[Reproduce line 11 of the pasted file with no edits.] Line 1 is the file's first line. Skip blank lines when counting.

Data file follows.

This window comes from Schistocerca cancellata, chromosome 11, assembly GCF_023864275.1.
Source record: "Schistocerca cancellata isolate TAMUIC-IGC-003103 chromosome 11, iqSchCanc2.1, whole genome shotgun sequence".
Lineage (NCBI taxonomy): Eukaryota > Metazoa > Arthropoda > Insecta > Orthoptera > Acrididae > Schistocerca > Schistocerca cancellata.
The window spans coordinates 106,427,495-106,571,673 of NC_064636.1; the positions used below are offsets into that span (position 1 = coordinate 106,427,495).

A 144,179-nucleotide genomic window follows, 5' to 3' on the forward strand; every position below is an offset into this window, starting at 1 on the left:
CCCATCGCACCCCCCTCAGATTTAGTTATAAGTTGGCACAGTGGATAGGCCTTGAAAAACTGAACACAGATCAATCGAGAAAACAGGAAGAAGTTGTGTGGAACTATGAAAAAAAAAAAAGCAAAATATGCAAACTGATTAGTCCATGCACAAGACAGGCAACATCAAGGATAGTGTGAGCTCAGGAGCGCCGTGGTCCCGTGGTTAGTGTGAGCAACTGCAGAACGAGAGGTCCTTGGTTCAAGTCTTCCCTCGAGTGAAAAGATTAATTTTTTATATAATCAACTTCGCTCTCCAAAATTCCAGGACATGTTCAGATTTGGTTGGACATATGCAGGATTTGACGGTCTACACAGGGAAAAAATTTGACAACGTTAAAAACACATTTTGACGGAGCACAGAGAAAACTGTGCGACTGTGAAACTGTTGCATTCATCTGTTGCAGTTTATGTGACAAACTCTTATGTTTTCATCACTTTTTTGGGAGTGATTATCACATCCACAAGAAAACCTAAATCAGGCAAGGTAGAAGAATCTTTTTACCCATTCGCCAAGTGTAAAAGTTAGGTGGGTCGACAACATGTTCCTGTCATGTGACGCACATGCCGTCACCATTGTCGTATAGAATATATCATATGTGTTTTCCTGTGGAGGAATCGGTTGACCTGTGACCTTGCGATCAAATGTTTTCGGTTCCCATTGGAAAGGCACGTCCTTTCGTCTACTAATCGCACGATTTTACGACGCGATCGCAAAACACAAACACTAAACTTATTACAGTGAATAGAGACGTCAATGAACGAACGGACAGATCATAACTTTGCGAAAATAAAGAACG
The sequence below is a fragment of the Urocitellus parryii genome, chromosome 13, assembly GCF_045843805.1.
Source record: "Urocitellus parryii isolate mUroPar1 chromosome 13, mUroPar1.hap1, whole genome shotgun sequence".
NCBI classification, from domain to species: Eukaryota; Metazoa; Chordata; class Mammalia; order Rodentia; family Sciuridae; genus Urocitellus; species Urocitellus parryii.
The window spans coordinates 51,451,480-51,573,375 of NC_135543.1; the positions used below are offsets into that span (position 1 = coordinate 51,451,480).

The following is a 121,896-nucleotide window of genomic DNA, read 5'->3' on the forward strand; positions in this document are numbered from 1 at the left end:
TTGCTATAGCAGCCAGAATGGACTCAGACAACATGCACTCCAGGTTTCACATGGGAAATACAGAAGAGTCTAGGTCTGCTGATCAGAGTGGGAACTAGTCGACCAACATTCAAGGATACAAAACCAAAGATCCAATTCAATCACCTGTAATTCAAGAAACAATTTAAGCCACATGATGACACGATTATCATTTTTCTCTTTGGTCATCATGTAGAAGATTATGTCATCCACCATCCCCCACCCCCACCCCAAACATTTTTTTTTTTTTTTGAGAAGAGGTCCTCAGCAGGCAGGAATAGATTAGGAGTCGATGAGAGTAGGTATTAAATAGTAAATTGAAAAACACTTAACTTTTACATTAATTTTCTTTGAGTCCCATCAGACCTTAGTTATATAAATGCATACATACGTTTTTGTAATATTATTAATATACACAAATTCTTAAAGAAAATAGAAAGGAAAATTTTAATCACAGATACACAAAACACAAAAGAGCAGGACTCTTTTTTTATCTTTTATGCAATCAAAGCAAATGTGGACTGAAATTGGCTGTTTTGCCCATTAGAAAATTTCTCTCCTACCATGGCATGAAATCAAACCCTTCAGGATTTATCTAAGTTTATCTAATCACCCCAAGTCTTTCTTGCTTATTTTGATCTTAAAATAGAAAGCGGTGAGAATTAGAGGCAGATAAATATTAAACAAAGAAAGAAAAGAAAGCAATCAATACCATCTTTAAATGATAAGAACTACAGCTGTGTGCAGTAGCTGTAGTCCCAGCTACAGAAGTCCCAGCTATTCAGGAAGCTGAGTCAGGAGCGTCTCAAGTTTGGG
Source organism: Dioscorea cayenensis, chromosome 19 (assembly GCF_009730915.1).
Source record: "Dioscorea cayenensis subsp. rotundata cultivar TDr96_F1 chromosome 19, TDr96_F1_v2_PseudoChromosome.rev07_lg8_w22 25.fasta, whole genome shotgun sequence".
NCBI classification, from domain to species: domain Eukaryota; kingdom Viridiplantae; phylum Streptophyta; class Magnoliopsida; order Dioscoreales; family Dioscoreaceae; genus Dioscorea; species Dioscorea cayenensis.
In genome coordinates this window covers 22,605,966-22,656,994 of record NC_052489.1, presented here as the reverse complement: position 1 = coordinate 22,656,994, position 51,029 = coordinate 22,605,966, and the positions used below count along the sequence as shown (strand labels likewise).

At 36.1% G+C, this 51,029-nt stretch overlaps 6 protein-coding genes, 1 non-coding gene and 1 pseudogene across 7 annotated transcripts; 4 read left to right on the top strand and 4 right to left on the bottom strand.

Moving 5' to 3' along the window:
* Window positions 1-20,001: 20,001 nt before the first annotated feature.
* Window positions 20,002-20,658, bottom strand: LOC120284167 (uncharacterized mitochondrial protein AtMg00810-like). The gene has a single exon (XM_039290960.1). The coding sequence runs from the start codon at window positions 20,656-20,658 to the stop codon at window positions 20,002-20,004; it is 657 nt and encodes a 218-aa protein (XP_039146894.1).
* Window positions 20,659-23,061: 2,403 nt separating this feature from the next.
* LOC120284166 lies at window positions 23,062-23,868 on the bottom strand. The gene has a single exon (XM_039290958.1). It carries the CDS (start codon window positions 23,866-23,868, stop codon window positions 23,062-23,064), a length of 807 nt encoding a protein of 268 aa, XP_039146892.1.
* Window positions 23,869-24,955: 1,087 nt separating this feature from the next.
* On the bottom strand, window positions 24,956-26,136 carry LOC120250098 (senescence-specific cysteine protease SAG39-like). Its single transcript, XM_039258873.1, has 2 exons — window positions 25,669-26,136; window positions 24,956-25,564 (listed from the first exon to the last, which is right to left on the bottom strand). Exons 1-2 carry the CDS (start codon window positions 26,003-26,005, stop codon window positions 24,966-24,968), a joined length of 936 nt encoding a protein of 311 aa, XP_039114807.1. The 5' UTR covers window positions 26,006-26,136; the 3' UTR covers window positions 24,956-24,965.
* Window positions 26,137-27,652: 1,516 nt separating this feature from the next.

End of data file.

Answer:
The following is a 121,896-nucleotide window of genomic DNA, read 5'->3' on the forward strand; positions in this document are numbered from 1 at the left end: